“It is for exactly that reason I spent the last week searching boxes to find the information that I did so you don’t have to take my word for it,” Cohen said. “I don’t want you to. Look at the documents and make your own decision.”
Cohen presents lawmakers with a difficult conundrum. He is a profligate liar, but he is also unusually well positioned to speak to Trump’s history and to the way his company operated. In fact, given the miasma of untruth that surrounded the Trump Organization, finding anyone who could speak to the company’s dealings who doesn’t have some lies on his or her record might be impossible. (“Every day, most of us knew we were going to come in and lie on something,” Cohen said. “That became the norm.”) Cohen has forfeited the automatic presumption of truthfulness, and his claims require close examination, but concluding that a businessman can insulate himself from scrutiny by simply surrounding himself with liars is surely untenable.
As Chris Christie noted on ABC, Republicans have made little effort to defend Trump on substantive grounds or to dispute Cohen’s claims, other than to attack his credibility. Representative Paul Gosar of Arizona told Cohen, “You are a pathological liar. You don’t know truth from falsehood.” Yet this criticism could describe Trump as well as it does Cohen, given the president’s own history of falsehood.
In the most dramatic moment from the early part of the hearing, Cohen turned the questioning around on Republicans and—perhaps showing why he was such an effective enforcer for Trump—offered them a warning.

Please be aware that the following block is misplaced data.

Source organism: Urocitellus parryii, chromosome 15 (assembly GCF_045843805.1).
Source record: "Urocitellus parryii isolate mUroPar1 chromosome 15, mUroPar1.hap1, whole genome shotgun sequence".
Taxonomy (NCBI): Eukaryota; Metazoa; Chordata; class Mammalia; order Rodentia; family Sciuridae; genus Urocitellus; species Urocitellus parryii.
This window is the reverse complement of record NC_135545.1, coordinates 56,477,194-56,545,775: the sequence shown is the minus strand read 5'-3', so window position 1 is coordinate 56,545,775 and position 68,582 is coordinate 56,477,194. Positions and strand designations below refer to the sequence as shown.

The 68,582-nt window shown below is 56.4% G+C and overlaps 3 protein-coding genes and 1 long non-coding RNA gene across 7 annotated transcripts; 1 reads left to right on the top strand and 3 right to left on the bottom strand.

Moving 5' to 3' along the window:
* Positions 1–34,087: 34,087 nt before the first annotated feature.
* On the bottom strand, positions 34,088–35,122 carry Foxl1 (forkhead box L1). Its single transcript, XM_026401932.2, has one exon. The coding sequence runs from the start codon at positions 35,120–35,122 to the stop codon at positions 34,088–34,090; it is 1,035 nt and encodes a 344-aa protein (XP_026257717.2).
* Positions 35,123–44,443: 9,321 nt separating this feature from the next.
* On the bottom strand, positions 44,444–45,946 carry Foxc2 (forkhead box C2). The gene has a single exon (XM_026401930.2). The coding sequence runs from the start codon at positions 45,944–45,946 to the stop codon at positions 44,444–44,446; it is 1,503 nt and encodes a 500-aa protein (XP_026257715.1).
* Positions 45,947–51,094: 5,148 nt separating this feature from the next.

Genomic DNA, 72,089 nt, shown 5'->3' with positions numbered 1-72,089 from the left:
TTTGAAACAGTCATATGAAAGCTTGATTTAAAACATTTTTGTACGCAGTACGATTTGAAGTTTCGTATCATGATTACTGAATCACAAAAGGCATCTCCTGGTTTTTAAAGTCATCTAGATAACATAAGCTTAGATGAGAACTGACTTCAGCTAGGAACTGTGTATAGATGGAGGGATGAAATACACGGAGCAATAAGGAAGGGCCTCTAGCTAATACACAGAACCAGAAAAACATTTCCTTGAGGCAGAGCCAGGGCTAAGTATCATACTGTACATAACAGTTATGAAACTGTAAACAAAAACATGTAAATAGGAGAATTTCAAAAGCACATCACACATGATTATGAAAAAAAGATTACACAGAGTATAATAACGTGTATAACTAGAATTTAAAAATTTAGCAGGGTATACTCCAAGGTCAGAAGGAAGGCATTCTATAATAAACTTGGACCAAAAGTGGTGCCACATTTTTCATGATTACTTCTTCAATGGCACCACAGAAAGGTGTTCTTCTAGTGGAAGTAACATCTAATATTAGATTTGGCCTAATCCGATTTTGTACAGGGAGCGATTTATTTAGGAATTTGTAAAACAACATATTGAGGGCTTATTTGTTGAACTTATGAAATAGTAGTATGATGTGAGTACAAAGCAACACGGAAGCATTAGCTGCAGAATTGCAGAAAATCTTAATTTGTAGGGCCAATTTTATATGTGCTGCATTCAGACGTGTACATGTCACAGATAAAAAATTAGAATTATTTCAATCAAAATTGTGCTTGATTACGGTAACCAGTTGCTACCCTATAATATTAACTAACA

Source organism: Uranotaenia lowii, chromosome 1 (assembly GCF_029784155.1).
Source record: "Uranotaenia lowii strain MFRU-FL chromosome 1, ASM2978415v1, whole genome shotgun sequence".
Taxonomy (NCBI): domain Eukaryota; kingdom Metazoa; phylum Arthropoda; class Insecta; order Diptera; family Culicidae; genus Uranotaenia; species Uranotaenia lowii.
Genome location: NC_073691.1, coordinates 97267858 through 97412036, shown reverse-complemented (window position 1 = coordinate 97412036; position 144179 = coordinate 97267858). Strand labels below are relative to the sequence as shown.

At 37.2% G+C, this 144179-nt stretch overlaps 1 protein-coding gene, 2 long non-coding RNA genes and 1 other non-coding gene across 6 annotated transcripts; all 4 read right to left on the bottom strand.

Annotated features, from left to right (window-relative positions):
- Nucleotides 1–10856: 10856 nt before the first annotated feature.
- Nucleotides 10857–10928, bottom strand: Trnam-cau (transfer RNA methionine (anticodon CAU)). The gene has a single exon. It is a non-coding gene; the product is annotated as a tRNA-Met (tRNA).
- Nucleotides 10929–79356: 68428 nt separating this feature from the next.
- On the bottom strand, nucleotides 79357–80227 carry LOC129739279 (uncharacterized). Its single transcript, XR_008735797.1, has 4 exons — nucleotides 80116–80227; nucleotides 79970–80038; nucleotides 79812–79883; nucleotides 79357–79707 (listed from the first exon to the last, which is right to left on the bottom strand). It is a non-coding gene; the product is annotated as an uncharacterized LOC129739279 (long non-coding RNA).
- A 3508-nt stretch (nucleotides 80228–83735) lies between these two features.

“I did the same thing you are doing now for 10 years. I protected Mr. Trump for 10 years,” Cohen said. “People who follow Mr. Trump blindly will suffer the same consequences I’m suffering.”
A few interesting morsels of information have emerged in Cohen’s testimony. Cohen suggested that Trump was involved in multiple “catch and kill” agreements in addition to those already known: the hush-money deals with Stormy Daniels and Karen McDougal. Under questioning from Committee Chairman Elijah Cummings, Cohen said that Trump paid him out of his personal account to reimburse him for hush money while he was president, and Cohen produced a copy of the check. Cohen also said that he is aware of other misconduct or illegal acts by Trump that are currently under investigation by the U.S. attorney for the Southern District of New York.
Read: What exactly was Michael Cohen doing for Trump?
For the most part, Cohen has remained calm, though he’s occasionally snapped back at Republicans. Many GOP members have yielded some of their time for questioning to Ranking Member Jim Jordan, and few have landed punches on Cohen that aren’t already part of his pleadings, for which he’s been sentenced to serve three years in prison. Cohen has declined to speculate in a couple of cases, and he’s rejected claims of a secret Trump love child and the existence of a recording of Trump hitting his wife. But Cohen has occasionally dodged questions from Republicans, seeming to play dumb in implausible ways. For example, he claimed not to understand a question about whether he had spoken with Special Counsel Robert Mueller’s office in preparation for the hearing.